There’s Nothing Behind Boris Johnson’s Clown Mask
A brief survey of the likely future U.K. prime minister’s very long—and very thin—resume.
The results from last week’s European Parliament elections had not yet come in when U.K. Prime Minister Theresa May said she would resign in speech last week. It was inevitable. Two days later, it was announced that her Conservative Party had picked up just 9 percent of the vote, placing it in a distant fifth and suffering its worst defeat since 1832. Now the search for her successor, someone who might be able bring the party back from the brink and finally deliver Brexit, is on. The list of possible replacements has grown by the day, but one candidate has continued to stand out: Boris Johnson.
Today, Britain’s bookmakers are betting on Johnson. He’s the person his party wants in a system where that’s all that matters. (Prime ministers are picked not by the public but by whoever holds the parliamentary majority.) That may be for the best. For the United Kingdom to be stable, the Tory party must be stable. This was far from the case with May, whose unpopularity with the public and past support for the Remain campaign in the 2016 referendum on whether Britain would leave the European Union made no-confidence votes, cabinet coups, and other crises common in her three years as prime minister. But Johnson is a true Brexiteer whose credentials and commitment are beyond dispute. Not only is he more trusted to drive a harder bargain with the EU, but he’s also more trusted to persuade his party to accept compromise.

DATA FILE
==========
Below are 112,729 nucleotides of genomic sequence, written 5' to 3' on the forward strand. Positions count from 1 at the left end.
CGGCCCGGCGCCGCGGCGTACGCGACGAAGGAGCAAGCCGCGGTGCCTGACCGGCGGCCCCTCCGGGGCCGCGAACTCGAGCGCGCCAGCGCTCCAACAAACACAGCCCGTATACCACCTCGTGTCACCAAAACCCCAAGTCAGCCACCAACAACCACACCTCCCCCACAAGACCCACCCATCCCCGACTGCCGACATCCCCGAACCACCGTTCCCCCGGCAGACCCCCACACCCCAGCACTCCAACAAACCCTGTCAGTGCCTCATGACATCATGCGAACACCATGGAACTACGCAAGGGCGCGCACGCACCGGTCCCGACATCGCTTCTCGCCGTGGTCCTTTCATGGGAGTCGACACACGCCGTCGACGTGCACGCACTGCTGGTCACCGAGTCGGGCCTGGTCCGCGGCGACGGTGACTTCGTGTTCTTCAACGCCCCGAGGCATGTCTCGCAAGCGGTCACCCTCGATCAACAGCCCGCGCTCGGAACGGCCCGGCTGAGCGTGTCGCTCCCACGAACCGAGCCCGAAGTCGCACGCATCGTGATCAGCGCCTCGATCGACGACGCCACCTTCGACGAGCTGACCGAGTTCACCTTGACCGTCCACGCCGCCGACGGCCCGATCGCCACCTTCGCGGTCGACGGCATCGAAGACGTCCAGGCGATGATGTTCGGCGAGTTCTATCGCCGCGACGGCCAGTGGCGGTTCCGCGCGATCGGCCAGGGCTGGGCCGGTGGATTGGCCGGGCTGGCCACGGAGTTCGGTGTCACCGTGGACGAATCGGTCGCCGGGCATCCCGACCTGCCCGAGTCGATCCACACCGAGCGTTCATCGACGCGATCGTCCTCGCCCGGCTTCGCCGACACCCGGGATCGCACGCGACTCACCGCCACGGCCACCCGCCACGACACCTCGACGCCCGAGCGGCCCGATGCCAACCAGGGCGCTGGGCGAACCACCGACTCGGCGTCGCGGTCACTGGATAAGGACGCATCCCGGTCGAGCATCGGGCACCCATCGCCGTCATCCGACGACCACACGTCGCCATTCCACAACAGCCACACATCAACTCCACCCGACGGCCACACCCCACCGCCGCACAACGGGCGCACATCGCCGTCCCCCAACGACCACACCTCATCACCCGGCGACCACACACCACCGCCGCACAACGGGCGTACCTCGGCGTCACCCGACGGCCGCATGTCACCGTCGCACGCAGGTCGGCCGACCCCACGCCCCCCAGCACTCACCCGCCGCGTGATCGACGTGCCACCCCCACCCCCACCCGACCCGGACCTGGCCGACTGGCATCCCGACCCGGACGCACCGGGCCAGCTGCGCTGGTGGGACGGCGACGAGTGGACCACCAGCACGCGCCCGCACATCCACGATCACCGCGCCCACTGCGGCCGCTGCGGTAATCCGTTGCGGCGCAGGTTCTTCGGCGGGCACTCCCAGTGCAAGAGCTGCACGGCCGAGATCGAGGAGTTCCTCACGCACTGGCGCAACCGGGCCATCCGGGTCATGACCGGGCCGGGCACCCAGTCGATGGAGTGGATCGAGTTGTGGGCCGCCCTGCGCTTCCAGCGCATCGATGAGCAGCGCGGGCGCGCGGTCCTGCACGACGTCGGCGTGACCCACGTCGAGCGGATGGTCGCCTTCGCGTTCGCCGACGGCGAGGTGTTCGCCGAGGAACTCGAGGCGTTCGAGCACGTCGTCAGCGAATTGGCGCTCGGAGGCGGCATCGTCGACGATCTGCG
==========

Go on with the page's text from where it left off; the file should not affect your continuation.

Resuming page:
In one sense, Johnson’s promotion would mark a natural culmination of a long and high-profile political career. The problem is that any close examination of that career reveals it has fundamentally been a Ponzi scheme—a pursuit of personal popularity by a man who has repeatedly proved incapable of channeling it to any use.
On the surface, Johnson’s resume suggests he’s the man for the job. The shaggy-haired member of parliament is a former foreign secretary and a former mayor of London who studied at the elite Eton boarding school and the University of Oxford, served as an editor at the Spectator, and paid his dues as a Conservative backbencher. His path to prominence is the most established on his side of the aisle. At the same time, he’s managed to win praise as a populist, pushing the Leave campaign past the finish line in 2016 and pushing for a hard Brexit ever since. He has the history and experience the Conservatives need.